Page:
Good writing. There are so many Indian actors to choose from - why not pick one of them to narrate this story?
As other reviewers note - this book has a ton of Indic and other non English names and words that the reader pronounces like a very British pukka sahib. Most English folk I know can pronounce Indian words a bit better than this. Moreover the accents range from the indescribable to the unpronounceable! Indian women are rendered as falsetto men with what appears to be a Caribbean accent! Some Indian men appear to have Chinese accents. All very unintentionally funny, but this does take away from the story. The Indian words are so badly pronounced (at one point the Brahmaputra is called the baramputra, singhs become seenghs, ...)
This book is just so good, on so many levels. The narrator is the best I've heard, he really nails all the accents and it's wonderful to hear the correct pronunciation of the mix of languages used in the book. You won't be sorry if you listen to this one.
I usually avoid historical fiction at all costs, but decided to give this book a chance.
Unfortunately, it suffered from the same flaws as many of its ilk, in my opinion:
The history and the characters are depicted equally, which detracts from both, making them light and dull, respectively.
Also, the characters are either innocent pure angels, or the most dastardly heartless villains, which in both cases makes them generally annoying and predictable.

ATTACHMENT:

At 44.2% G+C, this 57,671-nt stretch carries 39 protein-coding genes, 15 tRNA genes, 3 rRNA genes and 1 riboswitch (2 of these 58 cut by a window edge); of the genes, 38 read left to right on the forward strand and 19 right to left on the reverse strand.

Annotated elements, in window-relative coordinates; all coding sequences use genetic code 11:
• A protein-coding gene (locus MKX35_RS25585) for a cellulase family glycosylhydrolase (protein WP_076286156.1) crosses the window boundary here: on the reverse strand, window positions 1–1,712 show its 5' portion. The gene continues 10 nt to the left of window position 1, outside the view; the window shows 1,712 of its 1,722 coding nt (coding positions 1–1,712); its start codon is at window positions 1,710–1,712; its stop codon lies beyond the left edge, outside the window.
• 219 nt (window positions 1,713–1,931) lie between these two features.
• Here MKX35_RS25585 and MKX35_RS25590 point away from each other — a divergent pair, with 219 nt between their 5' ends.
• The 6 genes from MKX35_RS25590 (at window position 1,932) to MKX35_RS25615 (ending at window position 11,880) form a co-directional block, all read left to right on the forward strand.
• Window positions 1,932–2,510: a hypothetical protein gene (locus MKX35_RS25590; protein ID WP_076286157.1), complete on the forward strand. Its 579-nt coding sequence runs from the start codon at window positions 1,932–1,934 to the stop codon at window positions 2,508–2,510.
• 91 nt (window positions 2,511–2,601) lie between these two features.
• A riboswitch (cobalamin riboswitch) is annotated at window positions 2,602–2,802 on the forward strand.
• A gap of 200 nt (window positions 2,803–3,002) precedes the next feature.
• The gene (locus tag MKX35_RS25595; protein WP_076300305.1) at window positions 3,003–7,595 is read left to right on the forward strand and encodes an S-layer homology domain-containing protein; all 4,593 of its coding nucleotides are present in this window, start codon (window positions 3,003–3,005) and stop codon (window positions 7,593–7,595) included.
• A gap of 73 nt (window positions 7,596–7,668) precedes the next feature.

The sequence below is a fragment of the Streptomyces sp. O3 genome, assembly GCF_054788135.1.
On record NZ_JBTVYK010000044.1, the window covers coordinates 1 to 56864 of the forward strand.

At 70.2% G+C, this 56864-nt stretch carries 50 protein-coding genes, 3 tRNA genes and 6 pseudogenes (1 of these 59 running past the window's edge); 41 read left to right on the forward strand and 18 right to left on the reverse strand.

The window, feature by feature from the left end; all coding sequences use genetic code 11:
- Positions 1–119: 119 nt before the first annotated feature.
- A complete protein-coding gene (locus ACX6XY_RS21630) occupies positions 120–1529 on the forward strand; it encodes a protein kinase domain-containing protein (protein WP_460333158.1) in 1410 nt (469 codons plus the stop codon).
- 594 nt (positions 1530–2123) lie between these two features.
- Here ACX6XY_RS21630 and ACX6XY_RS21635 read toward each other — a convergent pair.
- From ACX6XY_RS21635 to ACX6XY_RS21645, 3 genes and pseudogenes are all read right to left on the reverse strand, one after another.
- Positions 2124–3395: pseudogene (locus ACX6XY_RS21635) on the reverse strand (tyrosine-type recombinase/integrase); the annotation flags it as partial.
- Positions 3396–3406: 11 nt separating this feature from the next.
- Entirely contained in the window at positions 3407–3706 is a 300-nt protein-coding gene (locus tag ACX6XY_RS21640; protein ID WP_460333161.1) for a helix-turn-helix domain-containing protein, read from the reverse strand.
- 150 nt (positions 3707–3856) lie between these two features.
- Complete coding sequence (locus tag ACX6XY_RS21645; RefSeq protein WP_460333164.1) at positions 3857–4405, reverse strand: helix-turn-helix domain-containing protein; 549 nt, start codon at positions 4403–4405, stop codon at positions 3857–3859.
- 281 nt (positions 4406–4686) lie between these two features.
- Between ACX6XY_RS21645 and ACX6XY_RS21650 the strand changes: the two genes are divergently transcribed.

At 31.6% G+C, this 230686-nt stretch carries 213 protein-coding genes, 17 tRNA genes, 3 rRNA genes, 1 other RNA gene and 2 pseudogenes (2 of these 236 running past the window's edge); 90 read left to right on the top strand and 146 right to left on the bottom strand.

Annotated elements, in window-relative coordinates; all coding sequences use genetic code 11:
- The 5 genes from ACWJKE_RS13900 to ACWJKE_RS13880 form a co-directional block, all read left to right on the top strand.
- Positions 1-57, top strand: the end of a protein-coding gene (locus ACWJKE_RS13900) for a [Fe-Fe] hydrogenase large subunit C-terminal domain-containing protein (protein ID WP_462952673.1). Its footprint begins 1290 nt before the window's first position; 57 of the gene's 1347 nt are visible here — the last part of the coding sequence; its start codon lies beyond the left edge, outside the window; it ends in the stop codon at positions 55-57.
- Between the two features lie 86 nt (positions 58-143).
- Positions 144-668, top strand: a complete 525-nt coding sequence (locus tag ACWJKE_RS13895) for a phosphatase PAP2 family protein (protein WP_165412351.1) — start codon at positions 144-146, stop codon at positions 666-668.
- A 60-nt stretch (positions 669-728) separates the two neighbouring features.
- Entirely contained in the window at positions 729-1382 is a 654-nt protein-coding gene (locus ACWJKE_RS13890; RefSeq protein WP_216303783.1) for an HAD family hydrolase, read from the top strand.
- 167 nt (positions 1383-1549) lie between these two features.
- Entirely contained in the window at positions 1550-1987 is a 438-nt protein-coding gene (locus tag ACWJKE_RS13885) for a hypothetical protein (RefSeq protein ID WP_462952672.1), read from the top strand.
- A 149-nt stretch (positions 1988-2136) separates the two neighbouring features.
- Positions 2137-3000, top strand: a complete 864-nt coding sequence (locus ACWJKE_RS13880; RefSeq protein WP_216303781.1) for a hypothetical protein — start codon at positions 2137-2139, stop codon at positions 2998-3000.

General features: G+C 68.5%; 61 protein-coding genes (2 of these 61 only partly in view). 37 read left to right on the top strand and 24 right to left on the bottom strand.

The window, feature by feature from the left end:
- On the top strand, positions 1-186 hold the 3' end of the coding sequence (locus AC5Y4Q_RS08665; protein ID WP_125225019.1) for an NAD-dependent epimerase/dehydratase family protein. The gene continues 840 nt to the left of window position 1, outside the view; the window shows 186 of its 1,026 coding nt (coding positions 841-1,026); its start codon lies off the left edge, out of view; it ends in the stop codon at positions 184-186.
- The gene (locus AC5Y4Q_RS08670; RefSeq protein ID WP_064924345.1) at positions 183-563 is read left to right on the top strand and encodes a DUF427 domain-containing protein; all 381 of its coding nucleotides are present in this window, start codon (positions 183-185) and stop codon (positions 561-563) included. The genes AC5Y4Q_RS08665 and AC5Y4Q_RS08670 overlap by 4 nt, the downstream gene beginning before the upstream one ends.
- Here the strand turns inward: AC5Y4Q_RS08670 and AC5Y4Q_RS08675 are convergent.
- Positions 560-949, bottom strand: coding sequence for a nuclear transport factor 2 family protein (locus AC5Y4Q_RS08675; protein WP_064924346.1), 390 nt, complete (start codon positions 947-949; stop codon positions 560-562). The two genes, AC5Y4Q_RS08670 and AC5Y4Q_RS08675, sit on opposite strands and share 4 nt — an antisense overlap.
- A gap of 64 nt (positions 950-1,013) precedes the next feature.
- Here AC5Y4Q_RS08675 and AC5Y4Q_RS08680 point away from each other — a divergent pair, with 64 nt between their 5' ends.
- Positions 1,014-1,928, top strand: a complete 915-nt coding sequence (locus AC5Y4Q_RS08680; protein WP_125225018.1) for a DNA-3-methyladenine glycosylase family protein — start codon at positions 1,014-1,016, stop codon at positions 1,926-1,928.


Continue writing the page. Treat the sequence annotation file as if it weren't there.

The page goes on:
So, while it wasn't a badly written book, I got fed up about 2/3 through and gave up.
Having suffered through most of "Sea Of Poppies" I suggest the title should be "Sea Of Indian Words Whose Only Purpose Is To Prove The Narrator Can Pronounce Them". The story, if there is one, could easily told in an hour. This is the first audiobook I have erased from my library. Terrible!
I've read & loved many of this author's books, but this is my favorite so far. As always, the author reveals a great deal about India & it's culture by skillful writing that blends character, plot, setting, etc, but this book about the era of the Opium Wars was particularly intriguing. The diverse characters are wonderfully drawn, and Ghosh weaves them together through a capitulating plot which refers to the past and foreshadows future events. At the end of the novel the reader is left content about the outcome yet also eagerly curious about the future.
I have powered through some really badly narrated books in the past, but this is by far the worst performance. The narrator absolutely butchered the pronounciations of many words, and I was not able to understand the accents of one of the characters.
This book would have been far better served with a narrator of Indian origin as they would have pronounced the words accurately.
Overall the story is really good. If you can put up with the mispronouncations of the narrator then do go ahead and purcahse this book.